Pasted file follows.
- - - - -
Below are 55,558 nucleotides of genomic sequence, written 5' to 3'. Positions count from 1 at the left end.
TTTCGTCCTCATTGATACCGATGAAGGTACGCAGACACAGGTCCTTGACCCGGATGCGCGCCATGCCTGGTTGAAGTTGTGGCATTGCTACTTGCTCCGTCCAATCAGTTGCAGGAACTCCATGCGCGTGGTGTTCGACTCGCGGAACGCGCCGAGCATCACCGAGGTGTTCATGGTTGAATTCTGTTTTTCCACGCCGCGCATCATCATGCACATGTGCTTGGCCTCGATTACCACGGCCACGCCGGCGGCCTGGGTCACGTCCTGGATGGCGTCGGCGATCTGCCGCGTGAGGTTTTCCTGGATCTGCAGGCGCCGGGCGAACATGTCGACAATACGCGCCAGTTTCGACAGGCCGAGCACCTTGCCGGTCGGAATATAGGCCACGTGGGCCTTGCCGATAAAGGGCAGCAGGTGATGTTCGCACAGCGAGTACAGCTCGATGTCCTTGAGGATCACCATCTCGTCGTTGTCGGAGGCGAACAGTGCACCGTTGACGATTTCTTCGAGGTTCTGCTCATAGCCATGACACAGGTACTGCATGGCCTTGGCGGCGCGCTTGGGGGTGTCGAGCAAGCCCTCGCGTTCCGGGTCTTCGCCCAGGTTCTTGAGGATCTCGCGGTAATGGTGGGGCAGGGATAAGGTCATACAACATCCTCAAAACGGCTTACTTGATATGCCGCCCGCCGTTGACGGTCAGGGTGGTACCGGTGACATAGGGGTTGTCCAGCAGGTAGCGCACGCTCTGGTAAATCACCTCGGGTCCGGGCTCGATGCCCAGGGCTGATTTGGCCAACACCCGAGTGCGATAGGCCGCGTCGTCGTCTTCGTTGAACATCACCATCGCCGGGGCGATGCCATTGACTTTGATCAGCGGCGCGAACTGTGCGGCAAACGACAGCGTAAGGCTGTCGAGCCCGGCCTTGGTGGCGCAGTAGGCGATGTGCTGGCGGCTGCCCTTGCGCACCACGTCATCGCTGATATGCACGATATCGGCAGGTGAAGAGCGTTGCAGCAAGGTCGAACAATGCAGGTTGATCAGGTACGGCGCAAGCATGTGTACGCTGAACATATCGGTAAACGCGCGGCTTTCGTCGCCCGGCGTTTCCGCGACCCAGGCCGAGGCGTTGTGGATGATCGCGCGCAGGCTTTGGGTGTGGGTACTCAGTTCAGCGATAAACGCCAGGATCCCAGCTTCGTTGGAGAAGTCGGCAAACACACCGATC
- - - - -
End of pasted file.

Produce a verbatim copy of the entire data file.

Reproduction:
Below are 55,558 nucleotides of genomic sequence, written 5' to 3'. Positions count from 1 at the left end.
TTTCGTCCTCATTGATACCGATGAAGGTACGCAGACACAGGTCCTTGACCCGGATGCGCGCCATGCCTGGTTGAAGTTGTGGCATTGCTACTTGCTCCGTCCAATCAGTTGCAGGAACTCCATGCGCGTGGTGTTCGACTCGCGGAACGCGCCGAGCATCACCGAGGTGTTCATGGTTGAATTCTGTTTTTCCACGCCGCGCATCATCATGCACATGTGCTTGGCCTCGATTACCACGGCCACGCCGGCGGCCTGGGTCACGTCCTGGATGGCGTCGGCGATCTGCCGCGTGAGGTTTTCCTGGATCTGCAGGCGCCGGGCGAACATGTCGACAATACGCGCCAGTTTCGACAGGCCGAGCACCTTGCCGGTCGGAATATAGGCCACGTGGGCCTTGCCGATAAAGGGCAGCAGGTGATGTTCGCACAGCGAGTACAGCTCGATGTCCTTGAGGATCACCATCTCGTCGTTGTCGGAGGCGAACAGTGCACCGTTGACGATTTCTTCGAGGTTCTGCTCATAGCCATGACACAGGTACTGCATGGCCTTGGCGGCGCGCTTGGGGGTGTCGAGCAAGCCCTCGCGTTCCGGGTCTTCGCCCAGGTTCTTGAGGATCTCGCGGTAATGGTGGGGCAGGGATAAGGTCATACAACATCCTCAAAACGGCTTACTTGATATGCCGCCCGCCGTTGACGGTCAGGGTGGTACCGGTGACATAGGGGTTGTCCAGCAGGTAGCGCACGCTCTGGTAAATCACCTCGGGTCCGGGCTCGATGCCCAGGGCTGATTTGGCCAACACCCGAGTGCGATAGGCCGCGTCGTCGTCTTCGTTGAACATCACCATCGCCGGGGCGATGCCATTGACTTTGATCAGCGGCGCGAACTGTGCGGCAAACGACAGCGTAAGGCTGTCGAGCCCGGCCTTGGTGGCGCAGTAGGCGATGTGCTGGCGGCTGCCCTTGCGCACCACGTCATCGCTGATATGCACGATATCGGCAGGTGAAGAGCGTTGCAGCAAGGTCGAACAATGCAGGTTGATCAGGTACGGCGCAAGCATGTGTACGCTGAACATATCGGTAAACGCGCGGCTTTCGTCGCCCGGCGTTTCCGCGACCCAGGCCGAGGCGTTGTGGATGATCGCGCGCAGGCTTTGGGTGTGGGTACTCAGTTCAGCGATAAACGCCAGGATCCCAGCTTCGTTGGAGAAGTCGGCAAACACACCGATC